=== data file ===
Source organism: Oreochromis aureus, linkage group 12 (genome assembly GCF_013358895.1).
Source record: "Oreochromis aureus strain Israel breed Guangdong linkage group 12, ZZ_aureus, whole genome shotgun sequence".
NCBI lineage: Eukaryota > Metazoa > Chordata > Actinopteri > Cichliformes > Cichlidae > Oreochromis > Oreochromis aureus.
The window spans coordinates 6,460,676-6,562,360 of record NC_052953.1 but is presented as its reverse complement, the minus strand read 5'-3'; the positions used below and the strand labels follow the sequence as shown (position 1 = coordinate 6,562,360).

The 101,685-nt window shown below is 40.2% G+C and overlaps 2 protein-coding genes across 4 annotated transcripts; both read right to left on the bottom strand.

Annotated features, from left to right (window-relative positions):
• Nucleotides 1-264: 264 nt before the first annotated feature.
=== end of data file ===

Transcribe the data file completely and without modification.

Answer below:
Source organism: Oreochromis aureus, linkage group 12 (genome assembly GCF_013358895.1).
Source record: "Oreochromis aureus strain Israel breed Guangdong linkage group 12, ZZ_aureus, whole genome shotgun sequence".
NCBI lineage: Eukaryota > Metazoa > Chordata > Actinopteri > Cichliformes > Cichlidae > Oreochromis > Oreochromis aureus.
The window spans coordinates 6,460,676-6,562,360 of record NC_052953.1 but is presented as its reverse complement, the minus strand read 5'-3'; the positions used below and the strand labels follow the sequence as shown (position 1 = coordinate 6,562,360).

The 101,685-nt window shown below is 40.2% G+C and overlaps 2 protein-coding genes across 4 annotated transcripts; both read right to left on the bottom strand.

Annotated features, from left to right (window-relative positions):
• Nucleotides 1-264: 264 nt before the first annotated feature.